Today, I finished reading Proust's Remembrance of Things Past for the first time. Hopefully, it is not the last time. I tend to re-read books I have loved and, decidedly, I can say with full confidence and conviction that if there has ever been a book I truly loved, this is the one.
As I read the last pages today, I began to feel a mourning. Much as I do at the end of any novel I've enjoyed the process of reading, I feel a very real loss at finishing this book. The narrator has become, in some ways, a part of my own internal monologue and, in reflecting upon my own life through the lens of his observations and insights, a part of myself. Thus, in saying goodbye to him, at once a part of myself is departing, while a new part arrives. From today forward, there is an element within me forever altered by the words I have read, a new part of myself or, more Proustian to say: a new "I" has been born upon the death of this former version.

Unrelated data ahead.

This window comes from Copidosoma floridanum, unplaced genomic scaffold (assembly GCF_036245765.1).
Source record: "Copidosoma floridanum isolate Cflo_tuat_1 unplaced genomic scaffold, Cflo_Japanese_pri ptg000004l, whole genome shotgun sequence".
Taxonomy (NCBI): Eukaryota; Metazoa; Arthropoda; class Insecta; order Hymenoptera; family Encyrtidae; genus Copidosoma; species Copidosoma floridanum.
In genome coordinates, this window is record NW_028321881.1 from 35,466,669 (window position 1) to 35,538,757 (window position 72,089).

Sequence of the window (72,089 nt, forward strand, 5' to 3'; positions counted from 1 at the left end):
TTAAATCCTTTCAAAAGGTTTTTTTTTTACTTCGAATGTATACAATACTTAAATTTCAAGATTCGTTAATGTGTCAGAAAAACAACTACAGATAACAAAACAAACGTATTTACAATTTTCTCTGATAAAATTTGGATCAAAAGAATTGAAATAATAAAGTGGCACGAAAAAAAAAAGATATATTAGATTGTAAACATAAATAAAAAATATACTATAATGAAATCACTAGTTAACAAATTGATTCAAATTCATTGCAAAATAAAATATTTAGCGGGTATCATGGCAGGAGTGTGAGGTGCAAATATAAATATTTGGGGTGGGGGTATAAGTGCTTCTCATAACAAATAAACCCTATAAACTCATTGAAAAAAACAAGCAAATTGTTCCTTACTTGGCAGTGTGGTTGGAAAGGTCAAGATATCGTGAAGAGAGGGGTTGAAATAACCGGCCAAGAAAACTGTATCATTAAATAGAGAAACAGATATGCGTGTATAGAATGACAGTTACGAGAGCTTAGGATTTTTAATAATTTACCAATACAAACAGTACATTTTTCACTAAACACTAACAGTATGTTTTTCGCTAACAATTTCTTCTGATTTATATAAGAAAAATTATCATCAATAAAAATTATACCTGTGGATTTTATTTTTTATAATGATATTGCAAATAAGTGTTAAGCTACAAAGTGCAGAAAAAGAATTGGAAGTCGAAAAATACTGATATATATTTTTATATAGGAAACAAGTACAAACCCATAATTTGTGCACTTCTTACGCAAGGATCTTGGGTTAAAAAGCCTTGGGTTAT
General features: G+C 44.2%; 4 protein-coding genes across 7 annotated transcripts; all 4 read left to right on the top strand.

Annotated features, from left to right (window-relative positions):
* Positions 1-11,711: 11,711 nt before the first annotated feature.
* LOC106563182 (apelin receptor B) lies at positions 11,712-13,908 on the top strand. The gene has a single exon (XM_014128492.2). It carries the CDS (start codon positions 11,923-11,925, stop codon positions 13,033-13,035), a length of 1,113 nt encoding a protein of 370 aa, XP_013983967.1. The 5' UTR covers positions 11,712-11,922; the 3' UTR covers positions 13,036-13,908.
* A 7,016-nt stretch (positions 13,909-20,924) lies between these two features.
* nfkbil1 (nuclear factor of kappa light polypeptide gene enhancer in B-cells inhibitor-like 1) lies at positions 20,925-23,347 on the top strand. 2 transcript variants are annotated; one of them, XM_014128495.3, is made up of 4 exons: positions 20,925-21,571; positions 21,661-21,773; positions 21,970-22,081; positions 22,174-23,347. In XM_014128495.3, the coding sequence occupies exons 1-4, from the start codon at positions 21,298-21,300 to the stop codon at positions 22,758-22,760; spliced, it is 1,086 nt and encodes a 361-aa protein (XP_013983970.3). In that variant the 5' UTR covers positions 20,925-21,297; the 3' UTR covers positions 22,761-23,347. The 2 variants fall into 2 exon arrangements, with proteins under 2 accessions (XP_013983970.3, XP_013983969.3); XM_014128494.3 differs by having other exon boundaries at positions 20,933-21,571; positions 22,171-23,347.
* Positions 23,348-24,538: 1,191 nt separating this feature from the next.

It would be challenging, or rather, impossible to quantify what I have discovered, what I have seen, as a result of reading this book. The process and the destination, in this case, being equally vital to the weight of the experience, I will instead share a quote from the last few pages of the final book, rather than attempt to make any effort at a serious explanation of the effects of this novel in a large scale way in regards to myself and my life.
I may post again when I can make some kind of concise statement, some kind of understandable offering about the multitude of layers of color and shades of meaning present in these 3,000-odd pages. Until then; it's been real.
"...it would be my book, but with its help I would furnish them with the means of reading what lay inside themselves." (Proust, 1089)